The Anniversary of September 11, 2001

Click here for a .doc version of this file with annotations by Taylor Conant ( and my comments back

As of the 5th anniversary of 9/11 there have been no major terrorist acts in America, the Taliban no longer rules Afghanistan, Sadaam Hussein no longer rules Iraq, and the U.S. has lost fewer than 3000 troops. All in all, I would say that Bush has been successful in what he set out to do. However, in the fun house mirror world of government, nothing fails like success. Bush’s approval ratings continue to be very low and anti-Americanism is at a historical high point. Bush may point to the lack of attacks on the U.S. as a triumph but this achievement has given the general population a sense of security. The last thing that any administration wants is for the people to feel secure. People in government want the population in a perpetual state of fear so that they will turn to government for protection.

The world’s leaders and intellectuals have spent the last 3 years decrying American policies and vilifying Bush. Such condemnations of America were common during the Cold War. In World War II, America waited until much of Europe was occupied and so avoided the opprobrium of the university class. Once more America has taken upon itself to defend foreigners from a violent threat.

I believe that such altruism goes against the implicit deal the people have made with their government. Let me be clear. The individual cedes his right to commit violence to a governmental monopoly on approved violence so that the government can protect him better. If a president or king is faced with the decision of killing a million foreigners or one of his own citizens, he must kill the foreigners or renege on his contract. The leader is required to be immoral by his agreement with the people in the same way that a corporation president is required to be selfish by his contract with the stockholder. Those in government often say that their actions are necessary for the long-run good of the people. I don’t believe that any ruler is capable of understanding anything but the obvious and immediate interest of his people; most can not or will not see even that much.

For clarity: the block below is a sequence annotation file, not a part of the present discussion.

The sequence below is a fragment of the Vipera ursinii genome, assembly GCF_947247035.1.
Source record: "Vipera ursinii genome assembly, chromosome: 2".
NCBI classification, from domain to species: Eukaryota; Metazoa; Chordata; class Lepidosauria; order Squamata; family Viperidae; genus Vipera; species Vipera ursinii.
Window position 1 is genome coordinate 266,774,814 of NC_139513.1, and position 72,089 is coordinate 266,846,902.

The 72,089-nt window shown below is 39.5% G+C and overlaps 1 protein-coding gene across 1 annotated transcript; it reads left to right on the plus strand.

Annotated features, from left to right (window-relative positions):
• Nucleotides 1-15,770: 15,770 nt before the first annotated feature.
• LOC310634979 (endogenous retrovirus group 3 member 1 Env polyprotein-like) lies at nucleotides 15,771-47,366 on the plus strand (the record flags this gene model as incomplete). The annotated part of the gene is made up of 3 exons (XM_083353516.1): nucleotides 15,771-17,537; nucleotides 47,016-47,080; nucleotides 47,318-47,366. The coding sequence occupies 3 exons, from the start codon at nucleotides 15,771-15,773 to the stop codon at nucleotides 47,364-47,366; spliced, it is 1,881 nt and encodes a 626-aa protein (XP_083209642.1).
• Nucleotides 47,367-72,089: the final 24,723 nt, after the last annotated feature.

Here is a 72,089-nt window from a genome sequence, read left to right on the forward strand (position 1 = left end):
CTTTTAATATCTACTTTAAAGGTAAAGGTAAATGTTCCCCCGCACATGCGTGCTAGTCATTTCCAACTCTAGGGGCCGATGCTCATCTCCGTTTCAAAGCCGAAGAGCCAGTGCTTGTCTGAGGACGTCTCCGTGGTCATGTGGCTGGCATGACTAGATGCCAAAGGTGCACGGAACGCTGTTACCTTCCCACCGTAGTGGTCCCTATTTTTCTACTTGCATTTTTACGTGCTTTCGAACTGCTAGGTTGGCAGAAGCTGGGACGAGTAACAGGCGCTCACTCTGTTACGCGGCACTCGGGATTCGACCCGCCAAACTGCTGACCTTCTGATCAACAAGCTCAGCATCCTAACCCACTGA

The administration claims that the struggle against Islamic radicals is an American fight. This theme was sounded by Netanyahu in the first week after 9/11. He pointed out that the terrorists called Israel the “little Satan” and America the “great Satan.” I thought that his remark was in bad taste. However, the administration echoed his sentiment by saying that the radicals hated us “not for what we did but what we were.”

They may hate America for what we are or, more properly, for the Hollywood version of what we are. This distaste for America is rather strange when you consider that surveys show that America is the second most religious country in the world; only the people of India are more religious. American foreign policy is much more important. Some things that America tried to achieve in the Muslim world during the Cold War may have offended radicals; some obviously pleased them. Since the Cold War the U.S. has simply tried to establish stability in the region and promote a little democracy. These modest aims collided with the radicals’ ambitions.